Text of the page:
Writing an autobiography is hard but writing two, well that's something altogether! I sort-of liked Neil's first but found it a bit random and the Tarantino-styled chopping-and-changing of the running order a bit unsettling to say the least. Neil writes beautifully (probably takes after his Dad!) though but I preferred this, his second. This is done with an original slant using his memories of the cars he's bought over the years (his hobby, there are LOADS of them!) to trigger other memories and tell the tale. I've never been into cars, don't even drive and have no interest in minor details but it's the way he talks of his passion and links it into memories of his life (like his dogs, for example) I found irresistible. Neil comes across as a beautiful soul with only love for his life and the people in it and there is enough talk about music in this book to keep you interested. A beautiful read!

Now its your turn - fire away!











Welcome Paul - great post...
spencer
spencer
2843 posts

Edited Jan 08, 2017, 13:35
Re: The Rock N' Roll Memoir
Jan 08, 2017, 13:34
Nico: Songs They Never Play On The Radio - James Young. One word: essential.
Dog in fog
Dog in fog
251 posts

Edited Jan 08, 2017, 14:48
Re: The Rock N' Roll Memoir
Jan 08, 2017, 14:34
"Cockney Reject" by Jeff Turner with Garry Bushell. We go a long way back: it was my first gig - I was 16, Jeff Stinky Turner was 15. I WISH I had had the opportunity to sing that Sound of Music song to him! ;-) I still adore "I'm Not A Fool".

I also remember reading a good one on TBBs' Brian Wilson around 15 years ago...

Edit This is the one - "Wouldn't It Be Nice" by Brian Wilson:
https://www.abebooks.co.uk/servlet/BookDetailsPL?bi=17043021717&searchurl=kn%3Dbeach%2Bboys%2Bbrian%2Bwilson%26sortby%3D17
thesweetcheat
thesweetcheat
5851 posts

Re: The Rock N' Roll Memoir
Jan 08, 2017, 20:41
Head On/Repossessed is probably the best one I've read.

Also Viv Albertine's Clothes, Music Boys, which captures the rush of punk as well as the extra difficulties faced by women trying to get somewhere in the music industry.

Lydon's first one, No Irish, No Blacks, No Dogs is very good too.

Dylan's is a terrific read, but you'd need a bunch of other ones to fill in the gaps!

Of the Manchester crew, Hooky's first two (Hacienda and Unknown Pleasures) are great reads, his last one was an arduous trial to read though. Morrissey's is very entertaining apart from the bits about the court case. Just finished Marr's book which, if not as well written as JC etc is massively life-affirming and positive. I'd like to read Steven Morris' memoir if he ever writes one. And Bruce Mitchell's. I've not got round to reading Mark Burgess' yet, despite having it on the shelf for years.

I'd also greatly recommend Paul Morley's "Nothing" which I found very moving.
keith a
keith a
9125 posts

Re: The Rock N' Roll Memoir
Jan 08, 2017, 23:16
thesweetcheat wrote:
Head On/Repossessed is probably the best one I've read.

Also Viv Albertine's Clothes, Music Boys, which captures the rush of punk as well as the extra difficulties faced by women trying to get somewhere in the music industry.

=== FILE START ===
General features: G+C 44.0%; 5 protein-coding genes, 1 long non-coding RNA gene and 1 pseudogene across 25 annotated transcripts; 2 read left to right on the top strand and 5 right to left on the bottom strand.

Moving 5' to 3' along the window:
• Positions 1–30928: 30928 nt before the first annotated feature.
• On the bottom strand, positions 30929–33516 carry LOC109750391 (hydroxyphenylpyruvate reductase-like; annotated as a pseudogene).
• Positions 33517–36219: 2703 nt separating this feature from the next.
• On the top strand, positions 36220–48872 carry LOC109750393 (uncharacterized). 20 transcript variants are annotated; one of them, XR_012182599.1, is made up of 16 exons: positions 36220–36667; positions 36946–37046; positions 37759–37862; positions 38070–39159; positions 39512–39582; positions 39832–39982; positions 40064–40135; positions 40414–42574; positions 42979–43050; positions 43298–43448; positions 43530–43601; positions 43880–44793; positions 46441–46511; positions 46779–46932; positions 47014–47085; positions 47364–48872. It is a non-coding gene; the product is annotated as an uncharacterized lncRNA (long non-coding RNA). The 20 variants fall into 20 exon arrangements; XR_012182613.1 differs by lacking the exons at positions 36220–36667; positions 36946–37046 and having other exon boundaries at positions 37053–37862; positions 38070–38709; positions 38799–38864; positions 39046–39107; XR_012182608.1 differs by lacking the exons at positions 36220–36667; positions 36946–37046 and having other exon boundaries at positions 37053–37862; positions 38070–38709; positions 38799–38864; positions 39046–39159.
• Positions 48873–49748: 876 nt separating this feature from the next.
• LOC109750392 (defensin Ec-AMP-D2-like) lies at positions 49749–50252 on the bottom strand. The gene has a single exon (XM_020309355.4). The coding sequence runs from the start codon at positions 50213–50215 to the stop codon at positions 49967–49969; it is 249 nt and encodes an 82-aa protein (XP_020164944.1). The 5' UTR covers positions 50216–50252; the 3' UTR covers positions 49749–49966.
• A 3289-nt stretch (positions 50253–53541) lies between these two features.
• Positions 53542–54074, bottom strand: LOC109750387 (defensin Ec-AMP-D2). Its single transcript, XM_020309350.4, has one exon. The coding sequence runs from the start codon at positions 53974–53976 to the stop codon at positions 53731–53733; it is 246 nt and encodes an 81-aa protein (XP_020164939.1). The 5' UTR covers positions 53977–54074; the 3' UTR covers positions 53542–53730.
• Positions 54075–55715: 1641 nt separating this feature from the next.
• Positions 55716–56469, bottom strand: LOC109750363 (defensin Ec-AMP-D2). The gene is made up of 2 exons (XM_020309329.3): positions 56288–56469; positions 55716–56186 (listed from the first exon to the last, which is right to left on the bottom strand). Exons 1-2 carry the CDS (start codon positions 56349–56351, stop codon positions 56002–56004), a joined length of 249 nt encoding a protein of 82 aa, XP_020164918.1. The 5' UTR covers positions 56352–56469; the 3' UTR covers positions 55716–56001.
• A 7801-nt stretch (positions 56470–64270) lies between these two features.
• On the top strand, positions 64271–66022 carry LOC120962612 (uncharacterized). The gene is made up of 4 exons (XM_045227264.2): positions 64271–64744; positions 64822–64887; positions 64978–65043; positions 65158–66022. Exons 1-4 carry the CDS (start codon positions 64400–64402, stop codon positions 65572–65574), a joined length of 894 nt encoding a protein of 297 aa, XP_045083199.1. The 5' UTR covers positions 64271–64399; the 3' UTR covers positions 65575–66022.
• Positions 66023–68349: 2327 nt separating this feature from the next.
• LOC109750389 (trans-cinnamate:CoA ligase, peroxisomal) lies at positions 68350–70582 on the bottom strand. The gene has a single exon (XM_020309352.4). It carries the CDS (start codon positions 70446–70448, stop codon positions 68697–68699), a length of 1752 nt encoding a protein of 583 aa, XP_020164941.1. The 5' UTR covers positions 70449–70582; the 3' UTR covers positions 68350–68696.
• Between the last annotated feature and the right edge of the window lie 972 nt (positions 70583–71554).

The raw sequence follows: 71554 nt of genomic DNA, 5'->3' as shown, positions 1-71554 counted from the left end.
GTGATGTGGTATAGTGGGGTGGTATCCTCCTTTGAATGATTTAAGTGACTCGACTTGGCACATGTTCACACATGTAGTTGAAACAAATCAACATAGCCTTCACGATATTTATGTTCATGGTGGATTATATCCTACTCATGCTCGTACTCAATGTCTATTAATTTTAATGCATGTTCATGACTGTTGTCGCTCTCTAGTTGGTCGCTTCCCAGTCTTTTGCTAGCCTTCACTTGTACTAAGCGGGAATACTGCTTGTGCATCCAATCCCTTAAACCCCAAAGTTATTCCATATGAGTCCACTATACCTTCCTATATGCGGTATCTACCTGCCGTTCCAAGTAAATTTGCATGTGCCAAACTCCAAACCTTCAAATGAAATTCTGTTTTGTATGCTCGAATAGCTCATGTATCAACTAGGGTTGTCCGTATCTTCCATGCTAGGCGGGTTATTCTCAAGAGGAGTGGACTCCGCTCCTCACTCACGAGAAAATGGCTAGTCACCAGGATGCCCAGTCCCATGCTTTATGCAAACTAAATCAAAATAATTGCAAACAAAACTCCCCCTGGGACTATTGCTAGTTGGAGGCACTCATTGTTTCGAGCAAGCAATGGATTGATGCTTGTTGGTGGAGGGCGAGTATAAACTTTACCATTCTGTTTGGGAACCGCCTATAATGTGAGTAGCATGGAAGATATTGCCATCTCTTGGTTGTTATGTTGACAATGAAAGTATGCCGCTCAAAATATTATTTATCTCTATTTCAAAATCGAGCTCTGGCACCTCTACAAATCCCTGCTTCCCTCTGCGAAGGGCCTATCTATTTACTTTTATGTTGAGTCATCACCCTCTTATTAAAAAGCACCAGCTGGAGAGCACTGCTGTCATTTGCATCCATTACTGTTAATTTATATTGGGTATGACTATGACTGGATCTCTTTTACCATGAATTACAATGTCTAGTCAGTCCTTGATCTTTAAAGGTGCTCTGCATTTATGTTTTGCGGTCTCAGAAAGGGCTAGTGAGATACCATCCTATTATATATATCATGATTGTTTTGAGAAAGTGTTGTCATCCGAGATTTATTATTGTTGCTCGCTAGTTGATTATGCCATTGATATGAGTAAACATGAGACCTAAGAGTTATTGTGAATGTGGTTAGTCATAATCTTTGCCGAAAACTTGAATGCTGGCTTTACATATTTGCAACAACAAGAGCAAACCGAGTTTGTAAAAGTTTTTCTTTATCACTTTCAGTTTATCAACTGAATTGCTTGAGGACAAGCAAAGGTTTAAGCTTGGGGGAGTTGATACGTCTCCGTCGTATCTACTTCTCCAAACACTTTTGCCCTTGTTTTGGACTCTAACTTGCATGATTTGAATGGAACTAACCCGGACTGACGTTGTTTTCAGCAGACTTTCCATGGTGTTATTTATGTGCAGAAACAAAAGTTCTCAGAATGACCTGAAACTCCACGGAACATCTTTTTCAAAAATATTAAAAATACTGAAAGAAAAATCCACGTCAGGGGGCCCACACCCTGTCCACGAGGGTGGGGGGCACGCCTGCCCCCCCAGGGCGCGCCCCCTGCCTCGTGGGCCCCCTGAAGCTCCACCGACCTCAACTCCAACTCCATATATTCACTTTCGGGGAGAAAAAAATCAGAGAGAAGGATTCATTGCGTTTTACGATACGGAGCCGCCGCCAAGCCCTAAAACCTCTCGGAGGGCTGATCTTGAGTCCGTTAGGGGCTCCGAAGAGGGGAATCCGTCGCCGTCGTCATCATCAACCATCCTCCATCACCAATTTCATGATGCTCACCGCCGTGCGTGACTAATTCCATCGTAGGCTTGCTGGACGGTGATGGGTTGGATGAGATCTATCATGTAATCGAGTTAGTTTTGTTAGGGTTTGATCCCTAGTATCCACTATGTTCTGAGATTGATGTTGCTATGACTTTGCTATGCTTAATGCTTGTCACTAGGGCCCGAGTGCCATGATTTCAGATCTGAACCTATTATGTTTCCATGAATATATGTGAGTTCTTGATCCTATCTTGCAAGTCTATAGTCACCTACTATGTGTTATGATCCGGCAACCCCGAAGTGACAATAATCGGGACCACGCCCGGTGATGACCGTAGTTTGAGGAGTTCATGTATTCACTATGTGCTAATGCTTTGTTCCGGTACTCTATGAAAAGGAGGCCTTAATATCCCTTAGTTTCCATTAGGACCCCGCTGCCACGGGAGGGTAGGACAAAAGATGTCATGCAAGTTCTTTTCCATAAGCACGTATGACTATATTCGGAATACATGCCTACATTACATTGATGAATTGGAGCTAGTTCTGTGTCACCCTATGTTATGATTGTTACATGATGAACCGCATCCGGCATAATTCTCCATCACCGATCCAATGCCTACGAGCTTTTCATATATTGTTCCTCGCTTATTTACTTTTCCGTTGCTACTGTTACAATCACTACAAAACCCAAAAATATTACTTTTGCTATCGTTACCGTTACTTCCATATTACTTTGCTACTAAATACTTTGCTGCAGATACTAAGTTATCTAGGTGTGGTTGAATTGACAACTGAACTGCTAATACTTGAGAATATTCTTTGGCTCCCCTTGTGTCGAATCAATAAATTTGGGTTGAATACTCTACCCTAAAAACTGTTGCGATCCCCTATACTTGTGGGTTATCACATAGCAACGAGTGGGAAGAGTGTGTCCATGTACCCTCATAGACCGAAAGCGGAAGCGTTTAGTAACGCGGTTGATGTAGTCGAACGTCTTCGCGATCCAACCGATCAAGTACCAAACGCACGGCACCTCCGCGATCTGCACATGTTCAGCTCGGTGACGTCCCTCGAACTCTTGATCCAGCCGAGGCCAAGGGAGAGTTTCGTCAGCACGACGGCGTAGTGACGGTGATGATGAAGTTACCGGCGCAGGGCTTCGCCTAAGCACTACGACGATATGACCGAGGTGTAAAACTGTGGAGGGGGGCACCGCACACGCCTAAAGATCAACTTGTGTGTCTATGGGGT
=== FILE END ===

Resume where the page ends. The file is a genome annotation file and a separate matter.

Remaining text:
Yes, those two take some beating. The sections on the early punk scene and The Slits in Albertine's book were obviously going to appeal to me, but there's much more to her story than that. There are times when her openness makes makes for fairly uncomfortable reading, but nonetheless I couldn't put it down. It reallyt is up there with Julian Cope's Head On in the great music autobiographies - it's that good. For those of you into this kind of thing...if you haven't read it yet then you must.

Here are some others I've read in recent years...

Bedsit Disco Queen - Tracy Thorn. This is enjoyable too and I say that as someone who's not a major fan of the music. Obviously, an altogether less rock'n'roll book, but well worth a read.

Life - Keith Richard. This was pretty good once it got to the Stones. The childhood years I found quite annoying. He seemed desperate to make his childhood sound more exciting than it really was.

The Big Midweek: Life Inside The Fall by former bassist Steve Hanley. Very good it was, too, as Steve outlines the, er, difficulties involved in working with MES for the best part of twenty years. "There's four of us sat here, we're all bigger than him and the only reason we're not fighting back is because we love being in the band. Not because of him. In spite of him" says Steve halfway through the book... Smith's book is obviously well worth reading, too.

New York Rocker: My Life In The Blank Generation by former Blondie bassist, Gary Valentine. Well worth checking out if you're into the New York punk scene or you want to know what it's like to go on tour with a certain Iggy Pop!

Read & Burn (A Book About Wire) - Wilson Neate. It's such a lovely looking book it almost seemed a shame to read it! Anyway, after a shaky start - anyone who says punk was over by the summer of '77 is a trendy revisionist trying too hard IMO (It can't be over before Never Mind The Bollocks has been released!!), but once it got going it was an excellent read. It makes you wonder how they've managed to stay together so long seeing as they (Newman and Gilbert in particular when Bruce was still there) were singing from such different hymnbooks. So if you like Wire and you haven't read this then I can definitely recommend it.